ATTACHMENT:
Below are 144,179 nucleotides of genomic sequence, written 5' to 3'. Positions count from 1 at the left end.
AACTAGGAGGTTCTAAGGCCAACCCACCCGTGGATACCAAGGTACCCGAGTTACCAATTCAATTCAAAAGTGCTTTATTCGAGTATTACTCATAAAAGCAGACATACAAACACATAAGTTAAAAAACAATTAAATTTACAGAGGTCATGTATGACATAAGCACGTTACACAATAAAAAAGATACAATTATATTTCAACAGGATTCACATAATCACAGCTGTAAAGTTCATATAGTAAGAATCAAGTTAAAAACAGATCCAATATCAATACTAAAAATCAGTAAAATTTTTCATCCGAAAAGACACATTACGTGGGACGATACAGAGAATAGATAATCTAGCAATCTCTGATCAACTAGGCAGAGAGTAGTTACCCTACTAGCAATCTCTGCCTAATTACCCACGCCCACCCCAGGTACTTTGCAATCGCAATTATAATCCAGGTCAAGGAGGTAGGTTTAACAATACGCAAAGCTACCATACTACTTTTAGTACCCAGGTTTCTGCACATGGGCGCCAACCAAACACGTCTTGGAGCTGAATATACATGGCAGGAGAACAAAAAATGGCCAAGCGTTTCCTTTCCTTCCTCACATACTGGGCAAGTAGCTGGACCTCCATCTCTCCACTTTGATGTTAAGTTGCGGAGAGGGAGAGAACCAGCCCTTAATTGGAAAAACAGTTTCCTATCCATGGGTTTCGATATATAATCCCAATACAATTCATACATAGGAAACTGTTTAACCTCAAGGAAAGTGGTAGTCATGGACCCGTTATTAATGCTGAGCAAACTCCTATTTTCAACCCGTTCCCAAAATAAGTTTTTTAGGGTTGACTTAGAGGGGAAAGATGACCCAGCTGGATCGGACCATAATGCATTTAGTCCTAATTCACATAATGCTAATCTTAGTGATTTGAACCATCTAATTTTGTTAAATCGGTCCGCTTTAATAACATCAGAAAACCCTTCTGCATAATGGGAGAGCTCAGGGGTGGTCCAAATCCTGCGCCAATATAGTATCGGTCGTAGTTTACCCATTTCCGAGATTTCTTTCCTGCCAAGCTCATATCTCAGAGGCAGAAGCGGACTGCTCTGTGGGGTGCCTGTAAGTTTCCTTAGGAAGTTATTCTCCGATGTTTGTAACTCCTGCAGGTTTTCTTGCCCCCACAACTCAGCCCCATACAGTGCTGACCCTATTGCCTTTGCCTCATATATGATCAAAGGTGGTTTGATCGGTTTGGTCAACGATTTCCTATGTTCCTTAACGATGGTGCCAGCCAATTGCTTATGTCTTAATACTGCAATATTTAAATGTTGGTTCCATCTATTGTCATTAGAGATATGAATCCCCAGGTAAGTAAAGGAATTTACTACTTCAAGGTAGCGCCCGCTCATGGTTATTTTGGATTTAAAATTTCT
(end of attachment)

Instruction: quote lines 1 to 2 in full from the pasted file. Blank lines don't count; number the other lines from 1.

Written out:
Below are 144,179 nucleotides of genomic sequence, written 5' to 3'. Positions count from 1 at the left end.
AACTAGGAGGTTCTAAGGCCAACCCACCCGTGGATACCAAGGTACCCGAGTTACCAATTCAATTCAAAAGTGCTTTATTCGAGTATTACTCATAAAAGCAGACATACAAACACATAAGTTAAAAAACAATTAAATTTACAGAGGTCATGTATGACATAAGCACGTTACACAATAAAAAAGATACAATTATATTTCAACAGGATTCACATAATCACAGCTGTAAAGTTCATATAGTAAGAATCAAGTTAAAAACAGATCCAATATCAATACTAAAAATCAGTAAAATTTTTCATCCGAAAAGACACATTACGTGGGACGATACAGAGAATAGATAATCTAGCAATCTCTGATCAACTAGGCAGAGAGTAGTTACCCTACTAGCAATCTCTGCCTAATTACCCACGCCCACCCCAGGTACTTTGCAATCGCAATTATAATCCAGGTCAAGGAGGTAGGTTTAACAATACGCAAAGCTACCATACTACTTTTAGTACCCAGGTTTCTGCACATGGGCGCCAACCAAACACGTCTTGGAGCTGAATATACATGGCAGGAGAACAAAAAATGGCCAAGCGTTTCCTTTCCTTCCTCACATACTGGGCAAGTAGCTGGACCTCCATCTCTCCACTTTGATGTTAAGTTGCGGAGAGGGAGAGAACCAGCCCTTAATTGGAAAAACAGTTTCCTATCCATGGGTTTCGATATATAATCCCAATACAATTCATACATAGGAAACTGTTTAACCTCAAGGAAAGTGGTAGTCATGGACCCGTTATTAATGCTGAGCAAACTCCTATTTTCAACCCGTTCCCAAAATAAGTTTTTTAGGGTTGACTTAGAGGGGAAAGATGACCCAGCTGGATCGGACCATAATGCATTTAGTCCTAATTCACATAATGCTAATCTTAGTGATTTGAACCATCTAATTTTGTTAAATCGGTCCGCTTTAATAACATCAGAAAACCCTTCTGCATAATGGGAGAGCTCAGGGGTGGTCCAAATCCTGCGCCAATATAGTATCGGTCGTAGTTTACCCATTTCCGAGATTTCTTTCCTGCCAAGCTCATATCTCAGAGGCAGAAGCGGACTGCTCTGTGGGGTGCCTGTAAGTTTCCTTAGGAAGTTATTCTCCGATGTTTGTAACTCCTGCAGGTTTTCTTGCCCCCACAACTCAGCCCCATACAGTGCTGACCCTATTGCCTTTGCCTCATATATGATCAAAGGTGGTTTGATCGGTTTGGTCAACGATTTCCTATGTTCCTTAACGATGGTGCCAGCCAATTGCTTATGTCTTAATACTGCAATATTTAAATGTTGGTTCCATCTATTGTCATTAGAGATATGAATCCCCAGGTAAGTAAAGGAATTTACTACTTCAAGGTAGCGCCCGCTCATGGTTATTTTGGATTTAAAATTTCT